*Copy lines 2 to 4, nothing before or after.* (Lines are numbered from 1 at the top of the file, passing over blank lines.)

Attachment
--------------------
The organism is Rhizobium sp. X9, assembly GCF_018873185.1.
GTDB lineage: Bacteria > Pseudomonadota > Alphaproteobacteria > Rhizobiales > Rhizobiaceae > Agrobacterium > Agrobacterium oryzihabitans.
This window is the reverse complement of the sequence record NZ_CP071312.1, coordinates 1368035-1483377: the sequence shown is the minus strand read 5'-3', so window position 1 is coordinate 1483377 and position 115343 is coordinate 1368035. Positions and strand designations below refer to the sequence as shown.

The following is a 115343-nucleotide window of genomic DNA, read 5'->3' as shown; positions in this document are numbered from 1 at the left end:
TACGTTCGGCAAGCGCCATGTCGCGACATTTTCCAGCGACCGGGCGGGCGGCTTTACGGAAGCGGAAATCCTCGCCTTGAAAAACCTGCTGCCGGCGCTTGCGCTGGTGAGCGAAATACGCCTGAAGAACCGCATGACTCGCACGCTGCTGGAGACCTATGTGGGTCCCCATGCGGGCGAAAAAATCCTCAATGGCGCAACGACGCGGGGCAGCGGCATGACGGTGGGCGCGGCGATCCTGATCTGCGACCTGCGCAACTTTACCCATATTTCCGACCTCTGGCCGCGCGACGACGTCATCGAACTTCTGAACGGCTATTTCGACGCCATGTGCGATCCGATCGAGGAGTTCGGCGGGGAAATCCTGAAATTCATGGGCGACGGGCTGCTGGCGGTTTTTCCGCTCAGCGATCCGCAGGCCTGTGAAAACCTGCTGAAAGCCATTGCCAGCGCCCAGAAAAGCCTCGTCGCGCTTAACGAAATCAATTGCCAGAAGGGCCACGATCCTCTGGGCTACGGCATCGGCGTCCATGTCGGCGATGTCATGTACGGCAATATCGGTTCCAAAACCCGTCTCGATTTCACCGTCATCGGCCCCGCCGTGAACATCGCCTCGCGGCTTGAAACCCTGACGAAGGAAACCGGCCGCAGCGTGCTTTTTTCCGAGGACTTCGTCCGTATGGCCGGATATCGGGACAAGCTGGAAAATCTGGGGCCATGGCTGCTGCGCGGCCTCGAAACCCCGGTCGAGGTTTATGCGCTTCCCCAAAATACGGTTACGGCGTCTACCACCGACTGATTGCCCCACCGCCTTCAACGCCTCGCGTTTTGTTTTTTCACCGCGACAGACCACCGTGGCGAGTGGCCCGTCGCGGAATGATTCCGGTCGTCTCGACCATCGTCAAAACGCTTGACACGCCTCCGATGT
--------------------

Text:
GTDB lineage: Bacteria > Pseudomonadota > Alphaproteobacteria > Rhizobiales > Rhizobiaceae > Agrobacterium > Agrobacterium oryzihabitans.
This window is the reverse complement of the sequence record NZ_CP071312.1, coordinates 1368035-1483377: the sequence shown is the minus strand read 5'-3', so window position 1 is coordinate 1483377 and position 115343 is coordinate 1368035. Positions and strand designations below refer to the sequence as shown.

The following is a 115343-nucleotide window of genomic DNA, read 5'->3' as shown; positions in this document are numbered from 1 at the left end: